This piece talks about self-injury in detail. Please use your discretion.
I always knew grief to be that of losing a family member. That is, I always thought loss to be the definition of grief. I never thought I would feel grief after trying to find myself beyond self-harming, wishing I could continue.
When my parents found out, they gave me two options: stop or go to a mental hospital.
It resembled recovering from an addiction that had become a consistent part of my daily schedule. I didn’t know how to stop at first. When I was stressed, it was easier to take it out on myself versus working through it. I experienced grief, and sorrow even, for not being able to resort to self-harm anymore. I was a child. Only 15.
No matter how much the little voice in my head begged and pleaded for me to pick up the sharp object again I had to tell myself no. I have to cope. I have to cope. I have to cope. These words repeated in my head over and over and over. I feared I would be sent away. The freak who would self-harm to get through her problems.
I had to convince myself I was never a freak. I was 15 and did not know how to cope. Up until this point, I thought I had been coping with the sharp edges taken to my wrist and thighs. I was scared to even touch something sharp for fear of relapsing.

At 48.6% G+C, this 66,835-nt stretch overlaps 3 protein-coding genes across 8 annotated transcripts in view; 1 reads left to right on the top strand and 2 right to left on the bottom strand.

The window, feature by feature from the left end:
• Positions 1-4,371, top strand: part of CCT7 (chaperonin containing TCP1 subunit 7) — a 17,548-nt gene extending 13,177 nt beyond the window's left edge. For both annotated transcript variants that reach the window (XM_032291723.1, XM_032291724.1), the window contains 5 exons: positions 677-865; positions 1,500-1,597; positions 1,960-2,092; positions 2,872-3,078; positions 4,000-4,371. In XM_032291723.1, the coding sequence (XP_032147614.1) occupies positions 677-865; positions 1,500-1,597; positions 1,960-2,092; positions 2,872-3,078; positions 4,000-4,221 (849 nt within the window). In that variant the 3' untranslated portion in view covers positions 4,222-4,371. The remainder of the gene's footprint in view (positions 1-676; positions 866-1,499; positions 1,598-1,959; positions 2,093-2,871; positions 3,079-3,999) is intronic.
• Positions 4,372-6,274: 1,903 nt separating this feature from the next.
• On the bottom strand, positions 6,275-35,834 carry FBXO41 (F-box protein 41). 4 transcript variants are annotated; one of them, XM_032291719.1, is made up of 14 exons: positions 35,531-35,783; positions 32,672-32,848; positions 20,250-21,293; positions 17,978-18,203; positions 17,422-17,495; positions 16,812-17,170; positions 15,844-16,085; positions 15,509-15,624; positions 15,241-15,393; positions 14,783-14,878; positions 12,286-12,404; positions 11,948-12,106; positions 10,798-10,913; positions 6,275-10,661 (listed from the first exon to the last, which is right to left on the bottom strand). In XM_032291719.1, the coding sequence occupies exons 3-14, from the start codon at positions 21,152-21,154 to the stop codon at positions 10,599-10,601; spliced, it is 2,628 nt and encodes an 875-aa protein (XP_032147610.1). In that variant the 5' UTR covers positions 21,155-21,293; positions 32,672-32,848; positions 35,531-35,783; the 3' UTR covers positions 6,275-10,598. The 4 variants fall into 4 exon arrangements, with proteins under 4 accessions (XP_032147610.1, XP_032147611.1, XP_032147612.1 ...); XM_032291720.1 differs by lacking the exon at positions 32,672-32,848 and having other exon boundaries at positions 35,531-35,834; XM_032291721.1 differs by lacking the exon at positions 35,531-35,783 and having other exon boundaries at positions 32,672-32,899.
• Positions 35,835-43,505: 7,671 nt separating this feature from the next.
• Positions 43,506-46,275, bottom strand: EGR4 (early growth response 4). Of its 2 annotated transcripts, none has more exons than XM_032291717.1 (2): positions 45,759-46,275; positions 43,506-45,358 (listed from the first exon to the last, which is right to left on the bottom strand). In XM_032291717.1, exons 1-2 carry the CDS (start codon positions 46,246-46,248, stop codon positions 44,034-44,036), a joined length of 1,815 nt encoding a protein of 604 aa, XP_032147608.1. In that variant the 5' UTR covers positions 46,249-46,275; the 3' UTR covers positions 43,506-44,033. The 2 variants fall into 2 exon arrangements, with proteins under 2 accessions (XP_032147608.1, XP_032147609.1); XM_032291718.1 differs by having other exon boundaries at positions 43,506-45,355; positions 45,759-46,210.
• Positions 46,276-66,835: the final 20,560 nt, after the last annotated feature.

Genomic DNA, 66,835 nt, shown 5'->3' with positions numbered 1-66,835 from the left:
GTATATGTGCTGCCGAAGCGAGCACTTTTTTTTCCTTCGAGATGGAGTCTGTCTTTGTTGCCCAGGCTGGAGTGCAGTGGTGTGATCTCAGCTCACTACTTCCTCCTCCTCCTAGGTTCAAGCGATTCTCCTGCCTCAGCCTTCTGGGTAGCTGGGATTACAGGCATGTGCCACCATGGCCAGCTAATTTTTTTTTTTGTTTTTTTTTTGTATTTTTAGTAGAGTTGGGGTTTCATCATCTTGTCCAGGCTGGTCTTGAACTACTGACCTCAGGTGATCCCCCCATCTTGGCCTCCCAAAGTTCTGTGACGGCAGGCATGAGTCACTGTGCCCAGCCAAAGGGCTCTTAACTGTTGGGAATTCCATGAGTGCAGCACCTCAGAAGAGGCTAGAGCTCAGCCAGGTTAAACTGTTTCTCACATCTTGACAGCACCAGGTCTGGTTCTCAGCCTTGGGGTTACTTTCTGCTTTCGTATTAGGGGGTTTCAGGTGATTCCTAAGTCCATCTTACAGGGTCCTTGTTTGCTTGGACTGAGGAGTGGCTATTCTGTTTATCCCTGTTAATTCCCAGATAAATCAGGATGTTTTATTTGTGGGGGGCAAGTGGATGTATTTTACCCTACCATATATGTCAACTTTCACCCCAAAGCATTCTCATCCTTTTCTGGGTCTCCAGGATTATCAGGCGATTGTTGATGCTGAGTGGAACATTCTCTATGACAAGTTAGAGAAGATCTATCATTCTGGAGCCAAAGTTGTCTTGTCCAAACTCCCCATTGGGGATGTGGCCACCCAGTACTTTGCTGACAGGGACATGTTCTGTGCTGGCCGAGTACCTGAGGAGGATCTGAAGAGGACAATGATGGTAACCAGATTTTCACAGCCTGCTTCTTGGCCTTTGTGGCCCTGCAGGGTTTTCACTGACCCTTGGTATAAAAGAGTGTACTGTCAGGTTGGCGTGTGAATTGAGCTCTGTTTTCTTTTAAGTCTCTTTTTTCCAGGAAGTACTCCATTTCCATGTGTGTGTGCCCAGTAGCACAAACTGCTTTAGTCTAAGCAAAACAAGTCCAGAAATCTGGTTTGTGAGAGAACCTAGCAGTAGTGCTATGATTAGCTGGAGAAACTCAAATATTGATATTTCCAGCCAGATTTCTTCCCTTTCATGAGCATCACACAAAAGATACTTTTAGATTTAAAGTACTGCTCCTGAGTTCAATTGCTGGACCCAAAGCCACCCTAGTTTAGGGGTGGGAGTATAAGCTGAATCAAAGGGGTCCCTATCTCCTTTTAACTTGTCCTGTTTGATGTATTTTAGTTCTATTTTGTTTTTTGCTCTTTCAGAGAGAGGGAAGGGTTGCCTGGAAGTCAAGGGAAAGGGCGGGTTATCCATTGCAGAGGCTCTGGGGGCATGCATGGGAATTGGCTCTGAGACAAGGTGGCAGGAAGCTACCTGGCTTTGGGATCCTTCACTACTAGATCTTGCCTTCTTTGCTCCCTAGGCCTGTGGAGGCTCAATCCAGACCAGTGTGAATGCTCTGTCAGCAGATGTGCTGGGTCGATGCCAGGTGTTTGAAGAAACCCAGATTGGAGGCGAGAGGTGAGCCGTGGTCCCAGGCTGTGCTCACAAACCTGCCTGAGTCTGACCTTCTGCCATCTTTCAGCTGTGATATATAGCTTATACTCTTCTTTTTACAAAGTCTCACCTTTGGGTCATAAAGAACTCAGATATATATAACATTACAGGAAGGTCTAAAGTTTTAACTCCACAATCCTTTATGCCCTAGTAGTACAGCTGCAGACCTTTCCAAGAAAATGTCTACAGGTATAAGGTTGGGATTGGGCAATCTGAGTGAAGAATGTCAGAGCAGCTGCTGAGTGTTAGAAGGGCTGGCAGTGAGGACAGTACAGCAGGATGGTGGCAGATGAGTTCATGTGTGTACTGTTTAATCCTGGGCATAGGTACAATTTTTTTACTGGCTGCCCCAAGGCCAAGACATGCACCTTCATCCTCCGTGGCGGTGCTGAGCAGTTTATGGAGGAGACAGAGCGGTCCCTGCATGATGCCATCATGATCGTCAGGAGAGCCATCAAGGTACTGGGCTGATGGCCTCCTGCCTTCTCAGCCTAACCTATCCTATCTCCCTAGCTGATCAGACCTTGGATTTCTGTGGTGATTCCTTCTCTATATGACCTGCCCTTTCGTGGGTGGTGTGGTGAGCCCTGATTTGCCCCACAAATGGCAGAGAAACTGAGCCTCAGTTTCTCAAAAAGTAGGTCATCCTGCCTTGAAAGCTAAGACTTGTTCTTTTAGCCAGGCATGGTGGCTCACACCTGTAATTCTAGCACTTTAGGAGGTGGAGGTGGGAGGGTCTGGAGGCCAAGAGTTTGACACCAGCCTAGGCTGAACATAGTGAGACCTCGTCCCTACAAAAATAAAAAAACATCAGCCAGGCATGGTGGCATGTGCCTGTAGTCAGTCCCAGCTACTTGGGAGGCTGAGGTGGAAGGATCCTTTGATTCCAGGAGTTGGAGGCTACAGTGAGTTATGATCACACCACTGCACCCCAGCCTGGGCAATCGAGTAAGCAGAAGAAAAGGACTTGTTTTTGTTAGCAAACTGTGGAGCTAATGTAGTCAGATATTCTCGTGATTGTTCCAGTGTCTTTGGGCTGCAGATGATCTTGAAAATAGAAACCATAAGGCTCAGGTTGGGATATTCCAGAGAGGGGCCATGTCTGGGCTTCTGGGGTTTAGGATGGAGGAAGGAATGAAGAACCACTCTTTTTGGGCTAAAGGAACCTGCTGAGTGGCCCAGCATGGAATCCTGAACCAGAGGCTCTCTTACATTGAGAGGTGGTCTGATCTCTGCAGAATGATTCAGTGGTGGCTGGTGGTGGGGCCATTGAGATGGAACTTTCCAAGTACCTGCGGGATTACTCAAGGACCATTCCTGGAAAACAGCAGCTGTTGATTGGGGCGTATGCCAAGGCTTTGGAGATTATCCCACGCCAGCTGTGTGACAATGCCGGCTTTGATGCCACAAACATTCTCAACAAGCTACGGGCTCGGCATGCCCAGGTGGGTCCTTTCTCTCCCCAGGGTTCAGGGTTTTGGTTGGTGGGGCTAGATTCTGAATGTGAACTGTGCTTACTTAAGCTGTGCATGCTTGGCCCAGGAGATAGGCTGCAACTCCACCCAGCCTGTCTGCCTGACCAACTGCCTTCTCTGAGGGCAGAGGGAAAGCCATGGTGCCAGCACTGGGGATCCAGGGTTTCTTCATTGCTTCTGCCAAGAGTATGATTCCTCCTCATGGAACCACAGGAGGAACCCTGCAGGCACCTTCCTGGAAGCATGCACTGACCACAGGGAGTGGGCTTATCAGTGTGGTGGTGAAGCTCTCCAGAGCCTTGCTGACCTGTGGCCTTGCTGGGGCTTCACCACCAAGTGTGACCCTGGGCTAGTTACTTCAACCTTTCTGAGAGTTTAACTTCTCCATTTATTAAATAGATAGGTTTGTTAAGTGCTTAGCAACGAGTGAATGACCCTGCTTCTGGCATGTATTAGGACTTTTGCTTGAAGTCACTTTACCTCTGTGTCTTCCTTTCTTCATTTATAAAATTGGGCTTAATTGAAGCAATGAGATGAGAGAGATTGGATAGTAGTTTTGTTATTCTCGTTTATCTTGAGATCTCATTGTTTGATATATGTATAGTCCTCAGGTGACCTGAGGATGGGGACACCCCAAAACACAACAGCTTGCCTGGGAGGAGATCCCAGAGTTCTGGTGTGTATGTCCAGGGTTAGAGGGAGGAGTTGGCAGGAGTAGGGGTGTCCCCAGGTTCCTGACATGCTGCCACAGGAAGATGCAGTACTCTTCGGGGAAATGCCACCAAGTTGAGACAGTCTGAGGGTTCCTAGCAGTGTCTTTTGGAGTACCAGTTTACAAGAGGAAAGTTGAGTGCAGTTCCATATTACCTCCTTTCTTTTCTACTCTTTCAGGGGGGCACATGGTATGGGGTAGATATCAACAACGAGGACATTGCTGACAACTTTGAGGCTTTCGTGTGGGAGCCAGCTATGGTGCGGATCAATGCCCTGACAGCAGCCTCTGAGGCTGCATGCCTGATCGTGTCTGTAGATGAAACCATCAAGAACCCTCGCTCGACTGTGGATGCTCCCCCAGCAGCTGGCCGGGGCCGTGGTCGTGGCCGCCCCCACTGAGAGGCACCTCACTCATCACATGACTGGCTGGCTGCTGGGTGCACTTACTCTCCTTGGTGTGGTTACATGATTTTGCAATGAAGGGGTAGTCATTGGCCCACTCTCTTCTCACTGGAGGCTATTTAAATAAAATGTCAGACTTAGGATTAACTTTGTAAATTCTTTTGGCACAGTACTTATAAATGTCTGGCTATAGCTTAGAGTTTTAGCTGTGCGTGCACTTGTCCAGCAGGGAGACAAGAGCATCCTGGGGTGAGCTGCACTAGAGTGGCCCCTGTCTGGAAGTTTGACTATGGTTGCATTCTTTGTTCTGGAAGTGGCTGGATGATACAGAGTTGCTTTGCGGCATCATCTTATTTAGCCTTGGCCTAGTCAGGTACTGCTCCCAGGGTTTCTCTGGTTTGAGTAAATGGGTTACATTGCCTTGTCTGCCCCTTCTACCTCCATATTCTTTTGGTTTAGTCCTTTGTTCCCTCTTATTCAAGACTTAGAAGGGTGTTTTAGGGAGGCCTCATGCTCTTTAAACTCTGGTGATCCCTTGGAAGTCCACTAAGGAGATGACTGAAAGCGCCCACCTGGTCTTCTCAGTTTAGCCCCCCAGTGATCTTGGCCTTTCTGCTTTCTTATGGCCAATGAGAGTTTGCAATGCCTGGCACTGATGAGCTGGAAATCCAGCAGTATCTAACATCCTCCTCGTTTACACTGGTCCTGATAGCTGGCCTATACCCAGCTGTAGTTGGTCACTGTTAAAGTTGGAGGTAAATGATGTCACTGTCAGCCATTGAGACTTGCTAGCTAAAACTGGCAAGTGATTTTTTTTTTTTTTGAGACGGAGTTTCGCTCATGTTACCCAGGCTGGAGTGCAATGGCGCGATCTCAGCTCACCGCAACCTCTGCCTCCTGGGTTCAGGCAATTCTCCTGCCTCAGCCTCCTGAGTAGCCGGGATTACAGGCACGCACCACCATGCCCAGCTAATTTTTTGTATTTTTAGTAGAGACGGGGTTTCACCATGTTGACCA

Eventually, I learned to cope differently. I would listen to the sounds of the woods behind my home. I would scream and cry and show my emotions rather than take them out on my skin. That was the first step. I still longed for what I thought was the “easy way out.” I would ask myself, “Why do you feel grief after giving up self-harm?” or “Why do you feel grief after no longer hurting yourself?” My therapist said it was my reaction to losing a part of my life that I had become accustomed to. I would nod and agree, but I never really understood. I was a child. Only 15.
Today, I still listen to the summer sounds of the cicadas in the trees or watch the snow fall from the windows when life gets to be too much. I talk without screaming my feelings into oblivion. Perfection is something I had strived for but never had I expected for my scars to be included in my definition of self-perfection. Although many of my scars have faded and the sharp objects in my shower are now simply razors for shaving, I know it’s okay to be depressed or anxious.
It’s okay to have to cope with life. It’s okay to go to therapy. It’s okay to feel like the world around you is crashing down. It’s okay to use a razor to shave. It’s okay to have to cope with the everyday tasks of life.
It’s okay to have to cope. It’s okay to have to cope. It’s okay to have to cope.
You are worthy of love and grace, from others and yourself. You are enough, here and now. If you’re dealing with self-injury or self-harm, we encourage you to use TWLOHA’s FIND HELP Tool to locate professional help and to read more stories like this one here. If you reside outside of the US, please browse our growing International Resources database. You can also text TWLOHA to 741741 to be connected for free, 24/7 to a trained Crisis Text Line counselor. If it’s encouragement or a listening ear that you need, email our team at [email protected].